CHEM1601: Chemistry Foundations

Course Organizer: Prof. S. D. Price

Lecturers: Prof. S. D. Price, Prof. C.J. Carmalt, Dr Jon Wilden

Normal prerequisite: A-level Chemistry courses or equivalent

Units: 0.5

Moodle page:


The aims of CHEM1601 are to lay the foundations in the 3 main branches of chemistry for all of the subsequent courses in the Department. The course material is linked to, but extends considerably, A-level chemistry and related courses.


  • To explain the appearance of the atomic spectrum of hydrogen and use this understanding to explian the spectra of sodium and helium
  • To cover topics including the Bohr model, quantum numbers, spin-orbit coupling, properties of electromagnetic radiation, experimental principles and the Zeeman effect.
  • To understand elementary concepts of atomic structure and bonding, and how these explain the concepts of periodicity
  • To understand how to rationalise and represent a mechanism for a chemical reaction using the curly arrow notation, incorporating stereochemical and reactivity considerations.
  • To understand the basic principles of molecular orbital theory and its application to bonding.
  • To understand the basic principles aromatic chemistry

Course Structure

  • Lectures: 30
  • Tutorials: 9 small group workshops
  • Labs: 3 experiments


  • Exam: 60% (2 hours). Examination in summer exam period.
  • Lab: 30%
  • Coursework: 10% (3 in-class tests, workshop assessed work)

Practical course organizer:

Dr. F. Cora

Recommended Texts

There is no single suitable text for the whole course. Students are also advised to also consult one of the basic texts for each of the succeeding courses (see also CHEM1301 , CHEM1101 , and CHEM1201 course outlines for further details). Lecturers will give further information.

General chemistry:

  • T.Hey & P Walters - The New Quantum Universe Cambridge 2003
  • M Munowitz - Principles of Chemistry - Norton Ch 3 - 6

Physical chemistry (Section A):

  • Physical Chemistry, Albert and Silby, Wiley.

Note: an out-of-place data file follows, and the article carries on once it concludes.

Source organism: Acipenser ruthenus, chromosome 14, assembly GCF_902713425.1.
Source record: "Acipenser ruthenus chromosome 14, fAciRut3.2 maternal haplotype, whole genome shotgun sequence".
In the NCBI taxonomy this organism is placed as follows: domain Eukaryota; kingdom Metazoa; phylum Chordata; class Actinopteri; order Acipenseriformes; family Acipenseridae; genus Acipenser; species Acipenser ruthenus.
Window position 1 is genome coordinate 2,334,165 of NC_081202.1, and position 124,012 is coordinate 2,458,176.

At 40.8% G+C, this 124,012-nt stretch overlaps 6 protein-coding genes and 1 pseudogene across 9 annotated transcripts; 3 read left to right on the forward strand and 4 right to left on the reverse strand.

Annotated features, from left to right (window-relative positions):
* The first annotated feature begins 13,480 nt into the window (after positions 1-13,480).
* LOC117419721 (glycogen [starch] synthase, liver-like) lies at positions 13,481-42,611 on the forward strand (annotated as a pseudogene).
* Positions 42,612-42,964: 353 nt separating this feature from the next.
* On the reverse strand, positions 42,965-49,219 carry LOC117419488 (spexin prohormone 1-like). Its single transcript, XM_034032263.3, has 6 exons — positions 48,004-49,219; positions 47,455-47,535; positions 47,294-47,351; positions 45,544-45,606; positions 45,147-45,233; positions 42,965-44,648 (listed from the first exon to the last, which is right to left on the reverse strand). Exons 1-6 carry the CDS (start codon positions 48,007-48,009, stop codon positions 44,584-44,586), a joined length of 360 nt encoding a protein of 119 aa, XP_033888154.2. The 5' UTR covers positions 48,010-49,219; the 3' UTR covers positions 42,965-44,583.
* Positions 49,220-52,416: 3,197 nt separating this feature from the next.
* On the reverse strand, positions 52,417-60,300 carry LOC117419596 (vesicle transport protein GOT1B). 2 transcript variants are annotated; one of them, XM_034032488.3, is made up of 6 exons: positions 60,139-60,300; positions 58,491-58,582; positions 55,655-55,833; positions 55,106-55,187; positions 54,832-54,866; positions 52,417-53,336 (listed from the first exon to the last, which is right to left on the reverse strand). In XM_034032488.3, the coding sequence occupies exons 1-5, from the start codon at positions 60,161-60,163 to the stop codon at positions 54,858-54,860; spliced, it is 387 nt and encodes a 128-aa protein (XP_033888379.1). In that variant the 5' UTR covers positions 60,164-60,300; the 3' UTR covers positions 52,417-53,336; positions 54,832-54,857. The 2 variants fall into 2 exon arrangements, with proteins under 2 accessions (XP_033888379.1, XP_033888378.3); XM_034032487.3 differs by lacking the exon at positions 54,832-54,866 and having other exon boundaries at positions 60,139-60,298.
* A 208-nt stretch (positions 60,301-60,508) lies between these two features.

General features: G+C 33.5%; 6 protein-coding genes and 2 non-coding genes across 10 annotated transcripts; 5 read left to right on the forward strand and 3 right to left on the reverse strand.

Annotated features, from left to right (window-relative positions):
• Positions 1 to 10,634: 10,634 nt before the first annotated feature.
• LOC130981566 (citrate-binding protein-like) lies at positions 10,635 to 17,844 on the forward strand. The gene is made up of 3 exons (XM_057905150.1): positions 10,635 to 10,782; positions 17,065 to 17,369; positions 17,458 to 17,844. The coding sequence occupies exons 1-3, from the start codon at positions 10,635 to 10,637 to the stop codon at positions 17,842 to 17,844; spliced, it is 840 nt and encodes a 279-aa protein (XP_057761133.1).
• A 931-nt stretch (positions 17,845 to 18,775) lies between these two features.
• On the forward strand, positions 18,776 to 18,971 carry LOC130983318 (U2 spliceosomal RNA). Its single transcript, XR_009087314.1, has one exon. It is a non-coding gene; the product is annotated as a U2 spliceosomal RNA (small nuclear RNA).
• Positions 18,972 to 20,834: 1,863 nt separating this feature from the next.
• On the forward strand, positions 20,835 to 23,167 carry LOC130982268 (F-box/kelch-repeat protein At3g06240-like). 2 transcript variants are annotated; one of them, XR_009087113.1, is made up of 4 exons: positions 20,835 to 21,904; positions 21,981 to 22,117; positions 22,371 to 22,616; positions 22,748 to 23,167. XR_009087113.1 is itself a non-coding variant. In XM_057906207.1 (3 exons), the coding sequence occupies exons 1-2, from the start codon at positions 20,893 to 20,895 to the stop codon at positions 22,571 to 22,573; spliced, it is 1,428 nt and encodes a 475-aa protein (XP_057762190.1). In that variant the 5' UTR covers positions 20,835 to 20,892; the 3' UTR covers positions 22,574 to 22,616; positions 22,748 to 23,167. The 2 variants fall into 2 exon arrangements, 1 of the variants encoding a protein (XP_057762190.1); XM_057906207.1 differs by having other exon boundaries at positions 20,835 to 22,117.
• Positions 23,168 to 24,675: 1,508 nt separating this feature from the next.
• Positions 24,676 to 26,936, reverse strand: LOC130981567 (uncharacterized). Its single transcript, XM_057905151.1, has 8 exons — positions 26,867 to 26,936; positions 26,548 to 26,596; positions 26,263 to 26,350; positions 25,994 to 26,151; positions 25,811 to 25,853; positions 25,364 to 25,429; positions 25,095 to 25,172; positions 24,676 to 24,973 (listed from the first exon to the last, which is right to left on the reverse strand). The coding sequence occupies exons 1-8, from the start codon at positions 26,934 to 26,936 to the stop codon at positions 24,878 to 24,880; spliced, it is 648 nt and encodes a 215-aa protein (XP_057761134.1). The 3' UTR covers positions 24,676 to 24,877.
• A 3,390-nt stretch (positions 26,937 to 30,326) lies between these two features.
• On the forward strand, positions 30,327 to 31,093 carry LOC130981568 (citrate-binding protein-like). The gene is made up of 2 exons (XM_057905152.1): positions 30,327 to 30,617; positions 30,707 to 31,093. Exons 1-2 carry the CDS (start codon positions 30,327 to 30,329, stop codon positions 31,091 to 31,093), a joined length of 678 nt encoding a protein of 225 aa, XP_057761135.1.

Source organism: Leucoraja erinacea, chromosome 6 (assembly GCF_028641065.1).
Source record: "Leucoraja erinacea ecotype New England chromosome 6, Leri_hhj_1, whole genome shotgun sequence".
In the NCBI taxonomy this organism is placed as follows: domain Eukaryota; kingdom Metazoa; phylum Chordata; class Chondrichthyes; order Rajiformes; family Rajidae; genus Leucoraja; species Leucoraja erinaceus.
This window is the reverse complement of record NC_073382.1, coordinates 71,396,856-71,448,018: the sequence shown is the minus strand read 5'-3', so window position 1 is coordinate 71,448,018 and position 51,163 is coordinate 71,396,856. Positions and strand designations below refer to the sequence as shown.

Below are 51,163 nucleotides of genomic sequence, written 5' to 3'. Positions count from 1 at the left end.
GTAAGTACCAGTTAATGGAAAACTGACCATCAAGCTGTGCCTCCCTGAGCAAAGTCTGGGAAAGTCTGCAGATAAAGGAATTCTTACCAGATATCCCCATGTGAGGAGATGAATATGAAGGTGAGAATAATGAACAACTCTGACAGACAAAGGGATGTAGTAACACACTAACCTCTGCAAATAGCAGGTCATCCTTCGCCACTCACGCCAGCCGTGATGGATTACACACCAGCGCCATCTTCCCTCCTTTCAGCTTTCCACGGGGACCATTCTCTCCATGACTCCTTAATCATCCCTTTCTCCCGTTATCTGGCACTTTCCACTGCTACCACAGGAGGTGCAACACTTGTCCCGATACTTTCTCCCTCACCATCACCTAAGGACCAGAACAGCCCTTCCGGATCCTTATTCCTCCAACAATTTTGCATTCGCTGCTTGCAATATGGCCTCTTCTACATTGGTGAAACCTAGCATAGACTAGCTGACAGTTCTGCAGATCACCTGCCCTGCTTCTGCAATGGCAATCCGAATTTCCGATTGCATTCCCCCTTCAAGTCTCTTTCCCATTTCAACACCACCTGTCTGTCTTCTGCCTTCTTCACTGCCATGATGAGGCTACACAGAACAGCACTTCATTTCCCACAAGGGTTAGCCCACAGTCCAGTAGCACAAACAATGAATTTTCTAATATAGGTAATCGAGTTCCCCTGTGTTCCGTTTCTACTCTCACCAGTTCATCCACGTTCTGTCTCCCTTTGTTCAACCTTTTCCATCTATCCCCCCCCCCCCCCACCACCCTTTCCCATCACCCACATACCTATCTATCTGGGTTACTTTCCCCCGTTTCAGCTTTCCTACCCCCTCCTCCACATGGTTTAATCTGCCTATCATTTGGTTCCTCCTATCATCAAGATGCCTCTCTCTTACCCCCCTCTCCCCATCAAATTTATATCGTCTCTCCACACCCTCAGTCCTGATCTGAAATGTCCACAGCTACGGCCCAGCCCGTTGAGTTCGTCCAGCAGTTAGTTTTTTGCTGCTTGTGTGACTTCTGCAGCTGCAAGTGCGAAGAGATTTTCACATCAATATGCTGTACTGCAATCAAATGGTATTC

• Physical Chemistry, Atkins, Oxford.
  • The elements of physical chemistry, Atkins, Oxford.
  • Atomic Spectra, by Tim P.Softley an Oxford Chemistry Primer

Inorganic chemistry (Section B):

  • Chemical Bonding, Winter, OUP Primer.
  • Inorganic Chemistry, Shriver, Atkins and Langford, OUP, 3rd edition.

Organic Chemistry (Section C):

  • Organic Chemistry, Vollhardt and Schore, Freeman, 3rd edition.
  • Organic Chemistry, McMurry, Brookes/Cole, 5th edition.
  • Organic Chemistry, Carey, McGraw-Hill, 4th edition.
  • Organic Chemistry, Clayden, Greeves, Warren and Wothers, OUP, 1st edition.

Course Outline

Section A: Atomic Spectroscopy, Prof. S.D. Price, 10 Lectures

  • Lecture 1: Why study atomic spectra? The energy level expression for the hydrogen atom.
  • Lecture 2: The Rydberg constant and ionization energies.
  • Lecture 3: The Bohr model of the hydrogen atom.
  • Lecture 4: The breakdown of the Bohr Model.
  • Lecture 5: Quantum mechanics of the hydrogen atom: what the quantum numbers mean.
  • Lecture 6: Predicting transitions in the hydrogen atom: selection rules.
  • Lecture 7: The influence of electron spin. Term symbols for one electron atoms.
  • Lecture 8: Fine structure and the Zeeman effect.
  • Lectures 9 - 10: Multi-electron atoms - spectra of Na and He.

Section B: Atomic Structure,  Prof. C.J. Carmalt, 10 lectures

  • A qualitative view of wavefunctions
  • Hydrogenic orbitals
  • Radial distribution functions
  • Angular properties of orbitals
  • Energies of orbitals for hydrogenic atoms
  • The aufbau scheme for filling the orbitals in atoms
  • Penetration and shielding in the context of effective nuclear charge i.e. to understand the ordering of orbitals in many electron atoms
  • Periodicity
  • Covalency - the idea of overlap
  • The symmetry of orbital overlap - sigma, pi, delta
  • The three rules of overlap - symmetry, energy, radial extension
  • To rationalize the ordering of orbitals in homonuclear diatomics - orbital mixing
  • Lowering symmetry - Heteronuclear diatomics - the effect of electronegativity
  • When covalency falls apart - ionic bonding.
  • Probing orbitals - photoelectron spectroscopy

Section C: Fundamentals of Mechanism and Stereochemistry, Dr. Jon Wilden 10 lectures

  • Lecture 1: Introduction to Organic Molecules Drawing organic compounds; Bonding in organic molecules; Counting electrons.
  • Lecture 2: Hybridisation Hybridisation – sp3, sp2, sp; Shapes of simple organic molecules.
  • Lectures 3: More about Bonding Polarisation of bonds; Resonance; Electron-donating and Electron-withdrawing substituents
  • Lecture 4: Making and Breaking Bonds Using curly arrows to draw mechanisms
  • Lectures 5-6: Isomerism and Stereochemistry Isomerism; Stereochemistry; Enantiomers; Diastereoisomers; Cahn-Ingold-Prelog rules
  • Lecture 7: Introduction to Aromatic Chemistry.
  • Lecture 8: Electrophilic Aromatic Substitution.
  • Lectures 9-10: Electrophilic Aromatic Substitution: Substituent Effects.